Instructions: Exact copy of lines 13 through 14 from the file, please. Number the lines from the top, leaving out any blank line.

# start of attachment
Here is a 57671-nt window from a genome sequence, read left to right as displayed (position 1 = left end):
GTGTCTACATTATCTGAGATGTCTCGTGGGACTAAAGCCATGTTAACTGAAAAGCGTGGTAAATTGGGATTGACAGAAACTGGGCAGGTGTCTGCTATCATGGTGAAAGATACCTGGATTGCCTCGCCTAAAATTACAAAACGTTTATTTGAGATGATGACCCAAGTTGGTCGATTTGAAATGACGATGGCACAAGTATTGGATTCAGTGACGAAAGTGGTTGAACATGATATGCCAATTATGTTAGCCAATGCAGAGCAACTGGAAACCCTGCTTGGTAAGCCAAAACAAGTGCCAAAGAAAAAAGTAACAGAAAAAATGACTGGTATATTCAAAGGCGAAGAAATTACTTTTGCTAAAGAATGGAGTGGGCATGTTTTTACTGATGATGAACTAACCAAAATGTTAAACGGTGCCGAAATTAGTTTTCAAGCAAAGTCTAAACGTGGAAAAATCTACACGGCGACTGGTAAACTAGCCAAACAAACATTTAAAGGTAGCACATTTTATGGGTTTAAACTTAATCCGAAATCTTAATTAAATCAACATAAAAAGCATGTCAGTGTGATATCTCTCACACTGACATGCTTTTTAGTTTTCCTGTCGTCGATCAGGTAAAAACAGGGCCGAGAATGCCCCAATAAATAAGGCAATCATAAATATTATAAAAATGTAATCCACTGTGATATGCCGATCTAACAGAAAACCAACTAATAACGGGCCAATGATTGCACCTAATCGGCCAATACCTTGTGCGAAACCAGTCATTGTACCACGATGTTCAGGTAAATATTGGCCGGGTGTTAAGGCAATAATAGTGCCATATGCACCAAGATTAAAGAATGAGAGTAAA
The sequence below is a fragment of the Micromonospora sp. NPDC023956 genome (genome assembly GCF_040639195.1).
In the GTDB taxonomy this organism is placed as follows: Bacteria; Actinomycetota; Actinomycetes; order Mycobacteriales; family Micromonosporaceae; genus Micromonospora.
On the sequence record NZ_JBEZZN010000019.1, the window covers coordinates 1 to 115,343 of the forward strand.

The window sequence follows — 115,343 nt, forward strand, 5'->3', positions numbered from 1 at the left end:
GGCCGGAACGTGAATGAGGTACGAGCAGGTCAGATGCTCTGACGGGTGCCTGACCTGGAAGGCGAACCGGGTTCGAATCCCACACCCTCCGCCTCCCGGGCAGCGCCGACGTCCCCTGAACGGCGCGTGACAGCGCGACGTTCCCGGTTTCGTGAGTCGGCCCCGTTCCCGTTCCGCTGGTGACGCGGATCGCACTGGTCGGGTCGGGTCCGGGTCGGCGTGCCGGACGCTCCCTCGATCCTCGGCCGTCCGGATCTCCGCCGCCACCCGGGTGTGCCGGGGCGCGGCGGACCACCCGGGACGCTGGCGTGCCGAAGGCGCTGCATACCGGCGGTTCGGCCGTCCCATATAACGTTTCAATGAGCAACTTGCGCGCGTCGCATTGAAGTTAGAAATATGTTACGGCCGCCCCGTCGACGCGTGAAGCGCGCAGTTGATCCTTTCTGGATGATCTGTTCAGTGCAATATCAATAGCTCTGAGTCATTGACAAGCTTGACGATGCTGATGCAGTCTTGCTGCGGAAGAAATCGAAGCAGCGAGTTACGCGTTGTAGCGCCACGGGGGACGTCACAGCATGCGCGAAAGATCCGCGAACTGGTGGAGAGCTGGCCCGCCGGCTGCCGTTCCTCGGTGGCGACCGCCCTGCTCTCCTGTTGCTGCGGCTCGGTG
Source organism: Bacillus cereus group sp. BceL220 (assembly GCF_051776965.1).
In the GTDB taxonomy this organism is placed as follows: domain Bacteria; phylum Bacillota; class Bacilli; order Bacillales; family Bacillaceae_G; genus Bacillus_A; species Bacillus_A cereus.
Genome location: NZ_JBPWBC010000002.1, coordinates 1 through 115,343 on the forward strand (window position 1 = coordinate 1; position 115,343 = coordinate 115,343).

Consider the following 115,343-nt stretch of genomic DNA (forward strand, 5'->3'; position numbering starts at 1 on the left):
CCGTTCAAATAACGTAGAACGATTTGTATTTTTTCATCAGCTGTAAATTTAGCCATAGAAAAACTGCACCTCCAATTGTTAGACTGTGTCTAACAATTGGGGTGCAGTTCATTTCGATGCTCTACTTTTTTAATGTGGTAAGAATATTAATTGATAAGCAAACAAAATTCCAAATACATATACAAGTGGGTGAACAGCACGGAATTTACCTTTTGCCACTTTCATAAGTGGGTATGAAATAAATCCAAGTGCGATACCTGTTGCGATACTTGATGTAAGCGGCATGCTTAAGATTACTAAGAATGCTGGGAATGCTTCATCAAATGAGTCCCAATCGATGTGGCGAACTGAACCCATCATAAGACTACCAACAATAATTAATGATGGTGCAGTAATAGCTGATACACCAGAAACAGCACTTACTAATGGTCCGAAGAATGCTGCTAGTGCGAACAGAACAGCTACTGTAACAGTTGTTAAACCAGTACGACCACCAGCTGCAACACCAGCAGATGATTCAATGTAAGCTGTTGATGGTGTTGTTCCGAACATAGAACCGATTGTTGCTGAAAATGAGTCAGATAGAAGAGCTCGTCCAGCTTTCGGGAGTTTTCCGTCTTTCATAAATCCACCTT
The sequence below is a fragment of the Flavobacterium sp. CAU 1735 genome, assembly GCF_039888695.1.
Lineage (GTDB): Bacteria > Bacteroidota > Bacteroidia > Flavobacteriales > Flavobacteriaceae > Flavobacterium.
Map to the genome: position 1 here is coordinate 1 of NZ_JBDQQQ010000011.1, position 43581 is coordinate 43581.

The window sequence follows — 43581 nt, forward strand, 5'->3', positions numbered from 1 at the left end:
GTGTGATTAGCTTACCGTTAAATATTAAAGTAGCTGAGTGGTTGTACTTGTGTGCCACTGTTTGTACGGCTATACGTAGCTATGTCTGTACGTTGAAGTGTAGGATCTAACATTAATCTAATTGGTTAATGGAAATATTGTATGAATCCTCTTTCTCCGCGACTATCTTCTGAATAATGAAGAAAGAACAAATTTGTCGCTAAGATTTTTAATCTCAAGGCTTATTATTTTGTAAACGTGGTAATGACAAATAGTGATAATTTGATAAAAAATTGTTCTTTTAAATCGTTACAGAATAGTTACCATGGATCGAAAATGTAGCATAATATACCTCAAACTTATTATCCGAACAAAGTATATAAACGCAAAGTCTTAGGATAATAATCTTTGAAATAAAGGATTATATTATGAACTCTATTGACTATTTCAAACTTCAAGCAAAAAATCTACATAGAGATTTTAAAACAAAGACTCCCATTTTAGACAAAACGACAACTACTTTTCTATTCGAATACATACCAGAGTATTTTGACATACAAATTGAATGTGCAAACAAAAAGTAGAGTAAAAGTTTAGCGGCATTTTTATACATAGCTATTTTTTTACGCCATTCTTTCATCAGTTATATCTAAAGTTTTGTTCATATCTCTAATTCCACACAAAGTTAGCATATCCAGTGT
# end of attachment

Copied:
The sequence below is a fragment of the Flavobacterium sp. CAU 1735 genome, assembly GCF_039888695.1.
Lineage (GTDB): Bacteria > Bacteroidota > Bacteroidia > Flavobacteriales > Flavobacteriaceae > Flavobacterium.